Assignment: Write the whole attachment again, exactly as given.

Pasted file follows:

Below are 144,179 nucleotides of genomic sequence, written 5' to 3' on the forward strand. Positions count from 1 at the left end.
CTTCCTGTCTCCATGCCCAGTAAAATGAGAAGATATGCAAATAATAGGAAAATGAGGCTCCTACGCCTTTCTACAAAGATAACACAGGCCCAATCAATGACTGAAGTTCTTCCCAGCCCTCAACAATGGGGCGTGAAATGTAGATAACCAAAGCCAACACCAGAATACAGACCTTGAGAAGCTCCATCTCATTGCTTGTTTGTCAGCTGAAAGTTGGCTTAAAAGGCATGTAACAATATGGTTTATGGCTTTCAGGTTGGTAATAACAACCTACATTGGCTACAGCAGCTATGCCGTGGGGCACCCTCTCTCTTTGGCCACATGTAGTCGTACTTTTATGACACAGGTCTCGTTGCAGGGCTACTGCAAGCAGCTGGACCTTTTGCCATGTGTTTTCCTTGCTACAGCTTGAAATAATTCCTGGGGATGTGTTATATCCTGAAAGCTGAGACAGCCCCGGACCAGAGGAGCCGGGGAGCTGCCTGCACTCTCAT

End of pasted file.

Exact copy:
Below are 144,179 nucleotides of genomic sequence, written 5' to 3' on the forward strand. Positions count from 1 at the left end.
CTTCCTGTCTCCATGCCCAGTAAAATGAGAAGATATGCAAATAATAGGAAAATGAGGCTCCTACGCCTTTCTACAAAGATAACACAGGCCCAATCAATGACTGAAGTTCTTCCCAGCCCTCAACAATGGGGCGTGAAATGTAGATAACCAAAGCCAACACCAGAATACAGACCTTGAGAAGCTCCATCTCATTGCTTGTTTGTCAGCTGAAAGTTGGCTTAAAAGGCATGTAACAATATGGTTTATGGCTTTCAGGTTGGTAATAACAACCTACATTGGCTACAGCAGCTATGCCGTGGGGCACCCTCTCTCTTTGGCCACATGTAGTCGTACTTTTATGACACAGGTCTCGTTGCAGGGCTACTGCAAGCAGCTGGACCTTTTGCCATGTGTTTTCCTTGCTACAGCTTGAAATAATTCCTGGGGATGTGTTATATCCTGAAAGCTGAGACAGCCCCGGACCAGAGGAGCCGGGGAGCTGCCTGCACTCTCAT